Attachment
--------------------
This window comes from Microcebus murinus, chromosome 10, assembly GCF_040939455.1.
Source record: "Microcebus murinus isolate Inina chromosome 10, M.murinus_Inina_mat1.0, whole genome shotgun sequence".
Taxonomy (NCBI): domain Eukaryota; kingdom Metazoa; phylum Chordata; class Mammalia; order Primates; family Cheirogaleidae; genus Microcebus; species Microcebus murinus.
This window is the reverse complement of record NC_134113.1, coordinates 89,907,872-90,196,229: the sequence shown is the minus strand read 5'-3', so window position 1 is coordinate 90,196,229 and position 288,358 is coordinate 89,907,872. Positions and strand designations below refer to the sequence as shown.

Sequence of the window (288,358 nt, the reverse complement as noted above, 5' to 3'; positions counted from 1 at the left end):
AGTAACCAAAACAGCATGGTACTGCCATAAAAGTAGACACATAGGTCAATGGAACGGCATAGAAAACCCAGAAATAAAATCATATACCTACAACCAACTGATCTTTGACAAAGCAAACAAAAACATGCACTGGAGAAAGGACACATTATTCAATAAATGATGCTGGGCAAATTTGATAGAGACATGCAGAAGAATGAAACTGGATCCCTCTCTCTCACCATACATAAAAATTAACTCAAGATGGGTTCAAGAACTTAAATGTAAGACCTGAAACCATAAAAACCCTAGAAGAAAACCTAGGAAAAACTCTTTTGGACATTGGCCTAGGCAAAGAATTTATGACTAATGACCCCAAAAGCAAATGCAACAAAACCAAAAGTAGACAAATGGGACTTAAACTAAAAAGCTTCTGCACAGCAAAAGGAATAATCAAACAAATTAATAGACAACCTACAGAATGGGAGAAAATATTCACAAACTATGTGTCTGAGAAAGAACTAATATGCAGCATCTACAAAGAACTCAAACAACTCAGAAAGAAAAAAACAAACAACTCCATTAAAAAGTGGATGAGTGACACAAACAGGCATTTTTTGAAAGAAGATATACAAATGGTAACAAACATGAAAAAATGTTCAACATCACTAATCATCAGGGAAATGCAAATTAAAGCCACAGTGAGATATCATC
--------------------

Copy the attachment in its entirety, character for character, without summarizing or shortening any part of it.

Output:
This window comes from Microcebus murinus, chromosome 10, assembly GCF_040939455.1.
Source record: "Microcebus murinus isolate Inina chromosome 10, M.murinus_Inina_mat1.0, whole genome shotgun sequence".
Taxonomy (NCBI): domain Eukaryota; kingdom Metazoa; phylum Chordata; class Mammalia; order Primates; family Cheirogaleidae; genus Microcebus; species Microcebus murinus.
This window is the reverse complement of record NC_134113.1, coordinates 89,907,872-90,196,229: the sequence shown is the minus strand read 5'-3', so window position 1 is coordinate 90,196,229 and position 288,358 is coordinate 89,907,872. Positions and strand designations below refer to the sequence as shown.

Sequence of the window (288,358 nt, the reverse complement as noted above, 5' to 3'; positions counted from 1 at the left end):
AGTAACCAAAACAGCATGGTACTGCCATAAAAGTAGACACATAGGTCAATGGAACGGCATAGAAAACCCAGAAATAAAATCATATACCTACAACCAACTGATCTTTGACAAAGCAAACAAAAACATGCACTGGAGAAAGGACACATTATTCAATAAATGATGCTGGGCAAATTTGATAGAGACATGCAGAAGAATGAAACTGGATCCCTCTCTCTCACCATACATAAAAATTAACTCAAGATGGGTTCAAGAACTTAAATGTAAGACCTGAAACCATAAAAACCCTAGAAGAAAACCTAGGAAAAACTCTTTTGGACATTGGCCTAGGCAAAGAATTTATGACTAATGACCCCAAAAGCAAATGCAACAAAACCAAAAGTAGACAAATGGGACTTAAACTAAAAAGCTTCTGCACAGCAAAAGGAATAATCAAACAAATTAATAGACAACCTACAGAATGGGAGAAAATATTCACAAACTATGTGTCTGAGAAAGAACTAATATGCAGCATCTACAAAGAACTCAAACAACTCAGAAAGAAAAAAACAAACAACTCCATTAAAAAGTGGATGAGTGACACAAACAGGCATTTTTTGAAAGAAGATATACAAATGGTAACAAACATGAAAAAATGTTCAACATCACTAATCATCAGGGAAATGCAAATTAAAGCCACAGTGAGATATCATC